Paul Galvin (businessman)

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This article is about the Motorola founder. For the Kerry footballer, see Paul Galvin (footballer).

Paul Vincent Galvin (June 27, 1895 – November 5, 1959) was one of the two founders of telecommunications company Motorola. Founded as Galvin Manufacturing Corporation on September 25, 1928, Motorola is now a leader in communications equipment. Galvin invented the mass production car radio, which provided the cornerstone of Motorola's early business. The company name "Motorola" was introduced in 1930.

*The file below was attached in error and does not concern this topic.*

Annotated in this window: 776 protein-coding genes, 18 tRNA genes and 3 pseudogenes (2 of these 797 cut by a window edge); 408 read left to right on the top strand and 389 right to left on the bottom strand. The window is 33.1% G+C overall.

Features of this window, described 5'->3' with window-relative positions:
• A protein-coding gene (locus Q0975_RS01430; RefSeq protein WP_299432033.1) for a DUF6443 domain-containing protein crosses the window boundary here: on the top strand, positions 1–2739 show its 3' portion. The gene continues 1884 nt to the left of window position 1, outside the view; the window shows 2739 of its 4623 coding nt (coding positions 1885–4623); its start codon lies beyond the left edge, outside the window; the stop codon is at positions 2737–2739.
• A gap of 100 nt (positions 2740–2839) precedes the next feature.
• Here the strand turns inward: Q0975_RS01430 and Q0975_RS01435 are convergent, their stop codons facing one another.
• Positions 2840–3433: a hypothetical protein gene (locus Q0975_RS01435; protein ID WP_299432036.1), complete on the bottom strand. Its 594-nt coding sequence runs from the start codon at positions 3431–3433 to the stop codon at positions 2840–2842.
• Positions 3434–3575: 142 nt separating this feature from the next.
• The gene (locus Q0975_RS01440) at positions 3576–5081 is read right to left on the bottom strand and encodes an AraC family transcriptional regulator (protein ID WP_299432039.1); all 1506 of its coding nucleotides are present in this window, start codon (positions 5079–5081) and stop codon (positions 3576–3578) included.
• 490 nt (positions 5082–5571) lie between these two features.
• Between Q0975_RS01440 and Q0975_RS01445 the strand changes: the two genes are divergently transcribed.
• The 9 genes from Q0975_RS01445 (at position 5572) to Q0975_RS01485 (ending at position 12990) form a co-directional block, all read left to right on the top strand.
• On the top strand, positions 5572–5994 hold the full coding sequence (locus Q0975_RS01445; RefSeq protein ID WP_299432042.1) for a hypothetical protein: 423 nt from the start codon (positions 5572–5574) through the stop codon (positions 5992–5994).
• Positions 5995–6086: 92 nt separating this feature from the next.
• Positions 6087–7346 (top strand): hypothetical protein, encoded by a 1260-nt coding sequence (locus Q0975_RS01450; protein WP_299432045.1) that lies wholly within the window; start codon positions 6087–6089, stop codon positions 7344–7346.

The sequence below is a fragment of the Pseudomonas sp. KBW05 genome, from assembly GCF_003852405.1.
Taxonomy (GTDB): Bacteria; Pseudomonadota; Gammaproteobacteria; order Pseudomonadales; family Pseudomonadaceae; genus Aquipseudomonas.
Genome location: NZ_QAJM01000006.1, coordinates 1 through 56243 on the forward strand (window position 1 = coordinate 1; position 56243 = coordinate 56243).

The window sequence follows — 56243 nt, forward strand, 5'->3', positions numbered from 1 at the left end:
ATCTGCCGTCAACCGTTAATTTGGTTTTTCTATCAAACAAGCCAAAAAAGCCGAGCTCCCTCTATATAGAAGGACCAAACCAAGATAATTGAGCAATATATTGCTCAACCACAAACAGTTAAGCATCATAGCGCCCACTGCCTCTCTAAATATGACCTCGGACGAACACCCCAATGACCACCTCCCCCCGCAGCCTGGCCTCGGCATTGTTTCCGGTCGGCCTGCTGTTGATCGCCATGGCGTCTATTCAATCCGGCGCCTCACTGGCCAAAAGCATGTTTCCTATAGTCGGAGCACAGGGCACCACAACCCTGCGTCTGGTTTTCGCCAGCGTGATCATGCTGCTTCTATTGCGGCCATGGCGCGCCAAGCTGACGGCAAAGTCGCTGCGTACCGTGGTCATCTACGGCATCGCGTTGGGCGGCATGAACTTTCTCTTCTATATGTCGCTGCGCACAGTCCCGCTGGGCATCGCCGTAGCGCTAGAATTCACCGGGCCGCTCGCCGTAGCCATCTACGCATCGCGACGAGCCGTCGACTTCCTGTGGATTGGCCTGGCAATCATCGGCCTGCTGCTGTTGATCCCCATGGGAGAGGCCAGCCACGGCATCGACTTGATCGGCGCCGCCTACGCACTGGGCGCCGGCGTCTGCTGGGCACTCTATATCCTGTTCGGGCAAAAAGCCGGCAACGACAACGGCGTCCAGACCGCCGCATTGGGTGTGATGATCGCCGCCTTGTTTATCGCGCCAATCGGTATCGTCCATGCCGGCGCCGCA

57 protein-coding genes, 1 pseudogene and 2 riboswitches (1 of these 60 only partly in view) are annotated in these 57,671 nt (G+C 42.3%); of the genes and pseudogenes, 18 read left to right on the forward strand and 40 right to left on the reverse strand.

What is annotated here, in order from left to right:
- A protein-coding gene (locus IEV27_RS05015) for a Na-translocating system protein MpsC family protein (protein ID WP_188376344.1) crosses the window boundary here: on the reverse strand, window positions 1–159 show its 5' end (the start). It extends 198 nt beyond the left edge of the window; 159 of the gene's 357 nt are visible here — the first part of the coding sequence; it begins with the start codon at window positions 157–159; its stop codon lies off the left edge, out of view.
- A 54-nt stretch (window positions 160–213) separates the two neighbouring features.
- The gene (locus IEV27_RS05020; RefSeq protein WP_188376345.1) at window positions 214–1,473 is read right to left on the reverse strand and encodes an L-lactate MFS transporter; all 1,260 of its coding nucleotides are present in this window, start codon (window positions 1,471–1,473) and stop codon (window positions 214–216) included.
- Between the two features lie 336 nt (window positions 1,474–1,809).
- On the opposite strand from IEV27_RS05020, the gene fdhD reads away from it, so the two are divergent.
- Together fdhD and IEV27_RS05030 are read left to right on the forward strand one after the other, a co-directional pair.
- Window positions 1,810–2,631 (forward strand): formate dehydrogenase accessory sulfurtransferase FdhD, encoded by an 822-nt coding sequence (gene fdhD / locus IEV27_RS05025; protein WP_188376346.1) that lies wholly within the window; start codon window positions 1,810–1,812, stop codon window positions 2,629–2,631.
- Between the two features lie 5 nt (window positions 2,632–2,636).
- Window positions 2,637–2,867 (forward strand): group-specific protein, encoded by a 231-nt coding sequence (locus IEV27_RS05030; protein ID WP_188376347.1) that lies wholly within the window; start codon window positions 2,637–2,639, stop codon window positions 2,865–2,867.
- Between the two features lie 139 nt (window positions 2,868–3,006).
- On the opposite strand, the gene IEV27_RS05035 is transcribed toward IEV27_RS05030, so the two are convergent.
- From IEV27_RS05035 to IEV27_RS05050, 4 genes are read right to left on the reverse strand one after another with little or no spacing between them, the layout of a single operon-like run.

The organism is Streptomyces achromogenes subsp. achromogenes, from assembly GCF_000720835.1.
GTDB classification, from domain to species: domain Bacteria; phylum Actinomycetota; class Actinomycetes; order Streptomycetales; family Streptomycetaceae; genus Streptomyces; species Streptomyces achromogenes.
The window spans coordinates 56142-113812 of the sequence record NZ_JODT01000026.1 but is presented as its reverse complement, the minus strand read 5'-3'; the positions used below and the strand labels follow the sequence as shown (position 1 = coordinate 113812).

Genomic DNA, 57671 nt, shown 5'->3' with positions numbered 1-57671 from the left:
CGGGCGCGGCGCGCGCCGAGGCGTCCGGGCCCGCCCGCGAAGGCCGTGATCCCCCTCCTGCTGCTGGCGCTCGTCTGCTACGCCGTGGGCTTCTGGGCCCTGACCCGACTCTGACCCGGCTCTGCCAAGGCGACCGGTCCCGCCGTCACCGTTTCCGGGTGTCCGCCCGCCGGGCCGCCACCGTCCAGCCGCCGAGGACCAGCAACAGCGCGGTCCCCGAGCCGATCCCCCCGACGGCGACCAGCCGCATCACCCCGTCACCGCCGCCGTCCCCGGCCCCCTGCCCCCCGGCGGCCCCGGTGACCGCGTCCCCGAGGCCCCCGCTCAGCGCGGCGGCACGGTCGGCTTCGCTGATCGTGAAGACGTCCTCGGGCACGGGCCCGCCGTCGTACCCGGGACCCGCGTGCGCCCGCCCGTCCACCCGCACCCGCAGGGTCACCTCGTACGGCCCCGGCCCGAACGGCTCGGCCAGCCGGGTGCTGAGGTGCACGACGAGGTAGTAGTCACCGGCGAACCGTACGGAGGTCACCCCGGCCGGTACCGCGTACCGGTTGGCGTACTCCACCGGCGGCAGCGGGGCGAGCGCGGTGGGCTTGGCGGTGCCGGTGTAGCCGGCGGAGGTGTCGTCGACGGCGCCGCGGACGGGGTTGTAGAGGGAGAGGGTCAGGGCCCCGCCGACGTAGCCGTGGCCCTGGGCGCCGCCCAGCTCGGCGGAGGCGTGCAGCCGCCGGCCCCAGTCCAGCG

Galvin was born in Harvard, Illinois. He served as an artillery officer during World War I. Later, Galvin attended Illinois Institute of Technology. During college, Galvin was an active member of the Phi Kappa Theta fraternity. He lived briefly in Marshfield, Wisconsin. In 1942 his wife Lillian was murdered in their home in Evanston, Illinois, a murder which was never solved.

Six sigma was developed at Motorola under the leadership of his son, Bob Galvin.


The school library on the Illinois Institute of Technology's main campus is named after Galvin.

The biology building at the University of Notre Dame is called Galvin Hall, named after Paul Galvin.

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CEO of Motorola
1928 - 1959
Succeeded by
Bob Galvin